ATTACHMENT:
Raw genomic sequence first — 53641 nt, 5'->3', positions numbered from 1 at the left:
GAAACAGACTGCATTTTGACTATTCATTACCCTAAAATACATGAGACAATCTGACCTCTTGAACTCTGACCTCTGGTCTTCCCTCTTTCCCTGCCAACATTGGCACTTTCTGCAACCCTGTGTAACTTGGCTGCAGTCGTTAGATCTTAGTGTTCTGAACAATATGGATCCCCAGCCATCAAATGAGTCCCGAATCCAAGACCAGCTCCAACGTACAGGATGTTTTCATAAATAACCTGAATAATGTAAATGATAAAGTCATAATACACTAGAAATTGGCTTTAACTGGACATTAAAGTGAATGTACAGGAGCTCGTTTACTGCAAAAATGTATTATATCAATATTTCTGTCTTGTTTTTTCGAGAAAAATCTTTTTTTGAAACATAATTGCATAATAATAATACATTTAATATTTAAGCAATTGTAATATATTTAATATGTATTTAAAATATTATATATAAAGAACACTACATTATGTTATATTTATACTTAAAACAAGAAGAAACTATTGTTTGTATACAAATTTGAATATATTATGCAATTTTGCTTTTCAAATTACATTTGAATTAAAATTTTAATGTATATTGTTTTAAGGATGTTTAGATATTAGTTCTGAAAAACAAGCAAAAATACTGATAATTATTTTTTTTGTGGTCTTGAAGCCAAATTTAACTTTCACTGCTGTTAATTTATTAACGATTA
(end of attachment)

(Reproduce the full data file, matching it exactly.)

Raw genomic sequence first — 53641 nt, 5'->3', positions numbered from 1 at the left:
GAAACAGACTGCATTTTGACTATTCATTACCCTAAAATACATGAGACAATCTGACCTCTTGAACTCTGACCTCTGGTCTTCCCTCTTTCCCTGCCAACATTGGCACTTTCTGCAACCCTGTGTAACTTGGCTGCAGTCGTTAGATCTTAGTGTTCTGAACAATATGGATCCCCAGCCATCAAATGAGTCCCGAATCCAAGACCAGCTCCAACGTACAGGATGTTTTCATAAATAACCTGAATAATGTAAATGATAAAGTCATAATACACTAGAAATTGGCTTTAACTGGACATTAAAGTGAATGTACAGGAGCTCGTTTACTGCAAAAATGTATTATATCAATATTTCTGTCTTGTTTTTTCGAGAAAAATCTTTTTTTGAAACATAATTGCATAATAATAATACATTTAATATTTAAGCAATTGTAATATATTTAATATGTATTTAAAATATTATATATAAAGAACACTACATTATGTTATATTTATACTTAAAACAAGAAGAAACTATTGTTTGTATACAAATTTGAATATATTATGCAATTTTGCTTTTCAAATTACATTTGAATTAAAATTTTAATGTATATTGTTTTAAGGATGTTTAGATATTAGTTCTGAAAAACAAGCAAAAATACTGATAATTATTTTTTTTGTGGTCTTGAAGCCAAATTTAACTTTCACTGCTGTTAATTTATTAACGATTA